2. A new Divine life is planted in the soul which develops in proportion as the old man is crucified.


1. The primal spring of the chastisement of a child of God is parental love (Hebrews 13.). Without it, we should be condemned with the world; the dross of our many sins and corruptions would remain, and should not be wrought for us. We should fail to be conformed to the Lord Jesus, who was made perfect through sufferings.

2. But observe the safety guaranteed. "Not killed." That is impossible, for omnipotence upholds them (Romans 8:35-39).


1. The sources of a believer's sorrows.(1) In his heart and life there is much to cause depression, much that grieves the Holy Spirit.(2) In his circumstances.

2. But he can look beyond all these to the counterbalancing joy. "The joy of the Lord is his strength."


1. God's people are often poor as to this world. "God hath chosen the poor rich in faith." Christ Himself was a poor man. But apart altogether from external circumstances, God's people are, and feel themselves to be, spiritually poor. In the fall man lost everything.

2. But a rich connection has been formed on the part of God's chosen ones with the Lord of all, who has "unsearchable riches." Hence it follows that he who is poor can "make many rich." A true saint, who has nothing in himself, but all things in Christ, is the greatest benefactor of his race.


(P. Morrison.)

I. To the secular eye he was UNKNOWN; to the spiritual, WELL KNOWN.

1. The world has never yet rightly understood the real life of a Christian. To the world, Paul appeared a fanatic. John says, the "world knoweth us not." The world does not understand self-sacrificing love. It understands ambition, greed, revenge, but not this.

2. This explains martyrdom, ay, and the crucifixion of Christ. But though thus unknown to men, they are well-known —(1) To Christ, Christ knows all about His disciples; their inner life and outward circumstances.(2) To heavenly spirits. They are famous in heaven. At their conversion heaven rejoiced, and over every step of their subsequent history heaven watches with a loving care. "He giveth His angels charge over thee."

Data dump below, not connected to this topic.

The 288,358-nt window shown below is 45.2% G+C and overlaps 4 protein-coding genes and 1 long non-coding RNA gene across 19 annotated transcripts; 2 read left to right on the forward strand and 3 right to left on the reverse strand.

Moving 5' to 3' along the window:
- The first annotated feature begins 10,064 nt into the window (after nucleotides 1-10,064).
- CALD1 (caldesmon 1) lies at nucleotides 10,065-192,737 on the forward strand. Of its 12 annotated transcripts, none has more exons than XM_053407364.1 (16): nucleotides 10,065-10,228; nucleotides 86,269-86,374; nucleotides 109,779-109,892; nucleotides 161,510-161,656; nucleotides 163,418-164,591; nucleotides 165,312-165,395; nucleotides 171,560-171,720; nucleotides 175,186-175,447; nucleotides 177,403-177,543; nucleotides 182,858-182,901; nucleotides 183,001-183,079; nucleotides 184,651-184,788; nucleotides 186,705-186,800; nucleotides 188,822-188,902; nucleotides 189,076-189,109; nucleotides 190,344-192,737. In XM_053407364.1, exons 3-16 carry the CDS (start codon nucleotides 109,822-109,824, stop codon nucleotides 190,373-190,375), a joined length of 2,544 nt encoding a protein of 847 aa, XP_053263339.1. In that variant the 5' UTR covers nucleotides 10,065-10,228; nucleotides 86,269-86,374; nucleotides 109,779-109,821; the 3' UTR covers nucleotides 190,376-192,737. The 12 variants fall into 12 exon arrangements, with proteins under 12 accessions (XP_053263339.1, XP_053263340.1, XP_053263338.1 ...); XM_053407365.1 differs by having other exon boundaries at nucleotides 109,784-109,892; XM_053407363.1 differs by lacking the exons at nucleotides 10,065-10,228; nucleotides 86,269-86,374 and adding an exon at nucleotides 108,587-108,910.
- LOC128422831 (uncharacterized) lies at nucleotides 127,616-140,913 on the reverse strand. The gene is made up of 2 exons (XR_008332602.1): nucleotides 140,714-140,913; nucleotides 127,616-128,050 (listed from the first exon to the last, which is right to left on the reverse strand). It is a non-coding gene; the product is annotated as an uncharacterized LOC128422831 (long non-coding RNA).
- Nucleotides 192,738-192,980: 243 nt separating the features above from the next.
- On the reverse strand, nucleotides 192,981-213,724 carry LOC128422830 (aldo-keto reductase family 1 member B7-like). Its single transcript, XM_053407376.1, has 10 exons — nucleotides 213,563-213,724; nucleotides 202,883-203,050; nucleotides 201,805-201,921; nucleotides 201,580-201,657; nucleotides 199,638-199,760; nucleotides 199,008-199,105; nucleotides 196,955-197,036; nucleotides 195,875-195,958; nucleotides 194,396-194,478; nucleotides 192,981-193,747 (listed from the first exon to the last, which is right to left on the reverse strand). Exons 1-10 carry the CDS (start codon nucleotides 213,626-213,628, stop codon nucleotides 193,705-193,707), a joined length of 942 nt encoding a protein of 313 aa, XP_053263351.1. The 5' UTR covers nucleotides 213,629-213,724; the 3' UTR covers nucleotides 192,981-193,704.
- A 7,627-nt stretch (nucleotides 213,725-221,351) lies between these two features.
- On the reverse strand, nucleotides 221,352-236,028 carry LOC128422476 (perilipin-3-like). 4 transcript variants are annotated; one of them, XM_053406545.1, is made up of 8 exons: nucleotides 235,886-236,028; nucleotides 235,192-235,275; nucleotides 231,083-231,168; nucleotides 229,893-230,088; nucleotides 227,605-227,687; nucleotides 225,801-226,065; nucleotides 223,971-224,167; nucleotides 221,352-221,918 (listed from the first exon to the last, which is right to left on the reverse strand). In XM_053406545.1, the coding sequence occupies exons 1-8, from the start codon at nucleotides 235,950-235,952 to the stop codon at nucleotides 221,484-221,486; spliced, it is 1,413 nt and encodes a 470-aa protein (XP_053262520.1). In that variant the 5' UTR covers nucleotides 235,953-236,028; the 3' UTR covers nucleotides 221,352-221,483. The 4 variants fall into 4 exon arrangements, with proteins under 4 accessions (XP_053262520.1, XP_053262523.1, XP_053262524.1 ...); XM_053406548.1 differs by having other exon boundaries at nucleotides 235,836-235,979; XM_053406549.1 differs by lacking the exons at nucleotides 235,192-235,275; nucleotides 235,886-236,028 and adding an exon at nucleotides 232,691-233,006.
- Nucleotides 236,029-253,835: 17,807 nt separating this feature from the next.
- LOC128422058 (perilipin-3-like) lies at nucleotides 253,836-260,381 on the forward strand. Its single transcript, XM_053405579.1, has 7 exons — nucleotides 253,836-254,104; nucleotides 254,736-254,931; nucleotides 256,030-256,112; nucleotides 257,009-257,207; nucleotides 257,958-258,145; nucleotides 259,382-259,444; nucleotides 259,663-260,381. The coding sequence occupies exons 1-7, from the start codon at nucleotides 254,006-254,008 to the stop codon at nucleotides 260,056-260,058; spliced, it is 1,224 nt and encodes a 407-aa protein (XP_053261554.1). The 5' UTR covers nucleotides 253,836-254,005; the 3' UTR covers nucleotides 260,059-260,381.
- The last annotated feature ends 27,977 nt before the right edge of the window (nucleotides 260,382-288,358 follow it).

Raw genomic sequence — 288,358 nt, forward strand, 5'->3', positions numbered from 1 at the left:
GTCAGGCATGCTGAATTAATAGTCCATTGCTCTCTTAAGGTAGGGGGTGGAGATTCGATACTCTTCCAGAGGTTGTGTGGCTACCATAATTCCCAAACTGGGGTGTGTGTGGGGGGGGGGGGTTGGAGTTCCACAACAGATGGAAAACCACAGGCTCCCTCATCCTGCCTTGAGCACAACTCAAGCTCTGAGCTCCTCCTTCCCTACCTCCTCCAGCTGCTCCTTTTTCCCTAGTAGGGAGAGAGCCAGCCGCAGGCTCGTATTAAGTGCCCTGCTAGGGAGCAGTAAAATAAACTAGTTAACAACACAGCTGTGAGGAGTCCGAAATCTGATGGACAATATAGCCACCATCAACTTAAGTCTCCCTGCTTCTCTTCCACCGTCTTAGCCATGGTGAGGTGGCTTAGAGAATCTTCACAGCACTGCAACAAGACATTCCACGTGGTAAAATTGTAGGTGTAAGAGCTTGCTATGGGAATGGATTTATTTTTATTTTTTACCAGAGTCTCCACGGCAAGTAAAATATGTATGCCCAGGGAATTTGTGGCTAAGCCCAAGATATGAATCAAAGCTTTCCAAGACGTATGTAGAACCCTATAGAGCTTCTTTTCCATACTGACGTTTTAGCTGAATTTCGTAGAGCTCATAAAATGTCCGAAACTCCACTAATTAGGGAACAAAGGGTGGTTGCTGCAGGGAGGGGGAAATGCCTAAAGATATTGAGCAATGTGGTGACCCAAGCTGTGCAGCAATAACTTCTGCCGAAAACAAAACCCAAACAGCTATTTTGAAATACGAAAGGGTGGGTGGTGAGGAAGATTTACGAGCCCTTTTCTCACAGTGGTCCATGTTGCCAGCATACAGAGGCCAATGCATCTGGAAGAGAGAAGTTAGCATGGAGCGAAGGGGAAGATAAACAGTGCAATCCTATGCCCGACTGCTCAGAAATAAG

II. To the one DYING; to the other LIVING.

1. To worldly men Paul appeared as mortal as other men; with a frame scourged, wasted, he was nothing but a dying man.

2. But, spiritually, he was living. The soul within that dying body was living a wonderful life — a life of Christly inspirations and aims.

III. To the one, MUCH TRIED; to the other, NOT DESTROYED. The word chastened here refers to his scourgings. For a catalogue of his sufferings, see 2 Corinthians 11:23-27. To worldly spectators he, with all his wounds, would appear a dead man; but his spiritual purposes, enjoyments, and hopes were not killed,

IV. To the one, VERY SORROWFUL; to the other, ALWAYS REJOICING.

V. TO the one, VERY POOR; to the other, WEALTH-GIVING.

1. Paul and his colleagues had suffered the loss of all things. Often breadless, homeless, and clad in rags.

2. Yet spiritually they were not only rich, but made others rich.(1) The highest work of man is to impart spiritual riches to his brother man. The most dignified and delectable work is this.(2) Worldly poverty does not disqualify a man for the discharge of this sublime mission. The gospel is to be diffused not by man as a scholar, philosopher, but by man as man.

VI. To the one, DESTITUTE; to the other, ENORMOUSLY RICH. "All things are yours." Christliness gives us an interest in all things. They are given to man to enjoy. Conclusion: Do not estimate life by appearances.

(D. Thomas, D. D.)